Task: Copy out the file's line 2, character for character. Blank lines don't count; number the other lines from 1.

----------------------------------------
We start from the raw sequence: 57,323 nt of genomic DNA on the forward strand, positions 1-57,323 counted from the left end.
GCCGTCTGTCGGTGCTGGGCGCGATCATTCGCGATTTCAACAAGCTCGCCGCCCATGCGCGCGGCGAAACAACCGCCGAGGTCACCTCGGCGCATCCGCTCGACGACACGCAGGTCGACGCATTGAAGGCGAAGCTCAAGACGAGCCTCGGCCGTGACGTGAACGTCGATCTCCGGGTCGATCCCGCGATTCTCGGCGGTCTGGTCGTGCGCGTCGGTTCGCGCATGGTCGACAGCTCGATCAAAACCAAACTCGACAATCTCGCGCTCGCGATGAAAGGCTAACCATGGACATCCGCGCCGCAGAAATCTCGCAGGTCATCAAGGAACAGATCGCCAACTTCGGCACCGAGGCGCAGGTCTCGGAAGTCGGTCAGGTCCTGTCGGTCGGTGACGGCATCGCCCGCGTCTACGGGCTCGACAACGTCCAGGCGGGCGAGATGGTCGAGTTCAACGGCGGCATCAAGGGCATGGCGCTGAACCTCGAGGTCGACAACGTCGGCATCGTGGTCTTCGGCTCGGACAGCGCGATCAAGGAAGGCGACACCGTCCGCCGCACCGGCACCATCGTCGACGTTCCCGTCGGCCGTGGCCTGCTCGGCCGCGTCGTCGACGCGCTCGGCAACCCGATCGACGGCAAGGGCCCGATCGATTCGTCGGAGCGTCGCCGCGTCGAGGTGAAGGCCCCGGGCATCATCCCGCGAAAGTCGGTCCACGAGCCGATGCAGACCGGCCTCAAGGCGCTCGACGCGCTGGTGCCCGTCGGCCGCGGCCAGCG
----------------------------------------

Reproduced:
GCCGTCTGTCGGTGCTGGGCGCGATCATTCGCGATTTCAACAAGCTCGCCGCCCATGCGCGCGGCGAAACAACCGCCGAGGTCACCTCGGCGCATCCGCTCGACGACACGCAGGTCGACGCATTGAAGGCGAAGCTCAAGACGAGCCTCGGCCGTGACGTGAACGTCGATCTCCGGGTCGATCCCGCGATTCTCGGCGGTCTGGTCGTGCGCGTCGGTTCGCGCATGGTCGACAGCTCGATCAAAACCAAACTCGACAATCTCGCGCTCGCGATGAAAGGCTAACCATGGACATCCGCGCCGCAGAAATCTCGCAGGTCATCAAGGAACAGATCGCCAACTTCGGCACCGAGGCGCAGGTCTCGGAAGTCGGTCAGGTCCTGTCGGTCGGTGACGGCATCGCCCGCGTCTACGGGCTCGACAACGTCCAGGCGGGCGAGATGGTCGAGTTCAACGGCGGCATCAAGGGCATGGCGCTGAACCTCGAGGTCGACAACGTCGGCATCGTGGTCTTCGGCTCGGACAGCGCGATCAAGGAAGGCGACACCGTCCGCCGCACCGGCACCATCGTCGACGTTCCCGTCGGCCGTGGCCTGCTCGGCCGCGTCGTCGACGCGCTCGGCAACCCGATCGACGGCAAGGGCCCGATCGATTCGTCGGAGCGTCGCCGCGTCGAGGTGAAGGCCCCGGGCATCATCCCGCGAAAGTCGGTCCACGAGCCGATGCAGACCGGCCTCAAGGCGCTCGACGCGCTGGTGCCCGTCGGCCGCGGCCAGCG